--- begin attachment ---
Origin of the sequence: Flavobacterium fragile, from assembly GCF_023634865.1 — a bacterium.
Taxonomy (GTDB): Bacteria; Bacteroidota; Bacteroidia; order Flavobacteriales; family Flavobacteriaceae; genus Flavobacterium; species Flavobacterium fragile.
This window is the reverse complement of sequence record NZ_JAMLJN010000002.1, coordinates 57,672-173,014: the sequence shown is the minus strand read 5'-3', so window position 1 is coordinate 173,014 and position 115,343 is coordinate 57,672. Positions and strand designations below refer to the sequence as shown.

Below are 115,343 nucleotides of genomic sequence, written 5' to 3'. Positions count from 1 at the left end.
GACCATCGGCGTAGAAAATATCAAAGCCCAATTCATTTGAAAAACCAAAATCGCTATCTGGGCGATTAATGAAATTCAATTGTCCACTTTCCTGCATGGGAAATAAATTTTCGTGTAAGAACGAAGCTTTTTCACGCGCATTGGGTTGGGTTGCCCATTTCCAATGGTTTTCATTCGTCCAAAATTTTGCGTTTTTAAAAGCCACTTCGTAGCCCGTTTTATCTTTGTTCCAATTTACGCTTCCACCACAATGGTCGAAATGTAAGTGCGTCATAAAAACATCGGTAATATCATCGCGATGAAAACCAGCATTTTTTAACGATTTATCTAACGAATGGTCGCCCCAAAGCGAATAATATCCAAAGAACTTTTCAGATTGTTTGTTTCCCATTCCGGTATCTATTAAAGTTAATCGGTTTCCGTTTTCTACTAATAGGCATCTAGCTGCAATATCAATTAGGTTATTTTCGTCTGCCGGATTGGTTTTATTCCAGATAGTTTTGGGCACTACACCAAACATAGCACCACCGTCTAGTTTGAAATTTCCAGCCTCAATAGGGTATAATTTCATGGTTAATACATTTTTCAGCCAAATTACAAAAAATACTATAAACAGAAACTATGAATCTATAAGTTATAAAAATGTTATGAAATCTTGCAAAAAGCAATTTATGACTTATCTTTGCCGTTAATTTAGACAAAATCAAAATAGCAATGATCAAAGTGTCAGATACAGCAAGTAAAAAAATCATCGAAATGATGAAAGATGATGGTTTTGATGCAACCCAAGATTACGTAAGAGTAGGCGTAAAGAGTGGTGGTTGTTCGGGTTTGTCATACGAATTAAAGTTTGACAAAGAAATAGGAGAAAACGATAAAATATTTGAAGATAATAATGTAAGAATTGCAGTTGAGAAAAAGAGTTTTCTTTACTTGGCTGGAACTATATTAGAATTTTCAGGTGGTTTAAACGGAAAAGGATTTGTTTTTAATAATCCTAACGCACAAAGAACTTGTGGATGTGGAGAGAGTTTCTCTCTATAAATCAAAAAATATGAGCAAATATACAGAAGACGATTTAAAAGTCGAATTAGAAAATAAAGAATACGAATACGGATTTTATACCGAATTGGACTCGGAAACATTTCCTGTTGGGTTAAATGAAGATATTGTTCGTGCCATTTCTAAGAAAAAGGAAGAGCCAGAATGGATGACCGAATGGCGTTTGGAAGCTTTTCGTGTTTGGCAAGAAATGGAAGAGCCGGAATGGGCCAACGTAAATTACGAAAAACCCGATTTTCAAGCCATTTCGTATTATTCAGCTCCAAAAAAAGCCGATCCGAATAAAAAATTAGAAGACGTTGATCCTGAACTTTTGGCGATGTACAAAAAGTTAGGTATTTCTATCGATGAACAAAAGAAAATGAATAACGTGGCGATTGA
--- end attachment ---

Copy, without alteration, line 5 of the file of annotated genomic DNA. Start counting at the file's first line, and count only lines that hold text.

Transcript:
GACCATCGGCGTAGAAAATATCAAAGCCCAATTCATTTGAAAAACCAAAATCGCTATCTGGGCGATTAATGAAATTCAATTGTCCACTTTCCTGCATGGGAAATAAATTTTCGTGTAAGAACGAAGCTTTTTCACGCGCATTGGGTTGGGTTGCCCATTTCCAATGGTTTTCATTCGTCCAAAATTTTGCGTTTTTAAAAGCCACTTCGTAGCCCGTTTTATCTTTGTTCCAATTTACGCTTCCACCACAATGGTCGAAATGTAAGTGCGTCATAAAAACATCGGTAATATCATCGCGATGAAAACCAGCATTTTTTAACGATTTATCTAACGAATGGTCGCCCCAAAGCGAATAATATCCAAAGAACTTTTCAGATTGTTTGTTTCCCATTCCGGTATCTATTAAAGTTAATCGGTTTCCGTTTTCTACTAATAGGCATCTAGCTGCAATATCAATTAGGTTATTTTCGTCTGCCGGATTGGTTTTATTCCAGATAGTTTTGGGCACTACACCAAACATAGCACCACCGTCTAGTTTGAAATTTCCAGCCTCAATAGGGTATAATTTCATGGTTAATACATTTTTCAGCCAAATTACAAAAAATACTATAAACAGAAACTATGAATCTATAAGTTATAAAAATGTTATGAAATCTTGCAAAAAGCAATTTATGACTTATCTTTGCCGTTAATTTAGACAAAATCAAAATAGCAATGATCAAAGTGTCAGATACAGCAAGTAAAAAAATCATCGAAATGATGAAAGATGATGGTTTTGATGCAACCCAAGATTACGTAAGAGTAGGCGTAAAGAGTGGTGGTTGTTCGGGTTTGTCATACGAATTAAAGTTTGACAAAGAAATAGGAGAAAACGATAAAATATTTGAAGATAATAATGTAAGAATTGCAGTTGAGAAAAAGAGTTTTCTTTACTTGGCTGGAACTATATTAGAATTTTCAGGTGGTTTAAACGGAAAAGGATTTGTTTTTAATAATCCTAACGCACAAAGAACTTGTGGATGTGGAGAGAGTTTCTCTCTATAAATCAAAAAATATGAGCAAATATACAGAAGACGATTTAAAAGTCGAATTAGAAAATAAAGAATACGAATACGGATTTTATACCGAATTGGACTCGGAAACATTTCCTGTTGGGTTAAATGAAGATATTGTTCGTGCCATTTCTAAGAAAAAGGAAGAGCCAGAATGGATGACCGAATGGCGTTTGGAAGCTTTTCGTGTTTGGCAAGAAATGGAAGAGCCGGAATGGGCCAACGTAAATTACGAAAAACCCGATTTTCAAGCCATTTCGTATTATTCAGCTCCAAAAAAAGCCGATCCGAATAAAAAATTAGAAGACGTTGATCCTGAACTTTTGGCGATGTACAAAAAGTTAGGTATTTCTATCGATGAACAAAAGAAAATGAATAACGTGGCGATTGA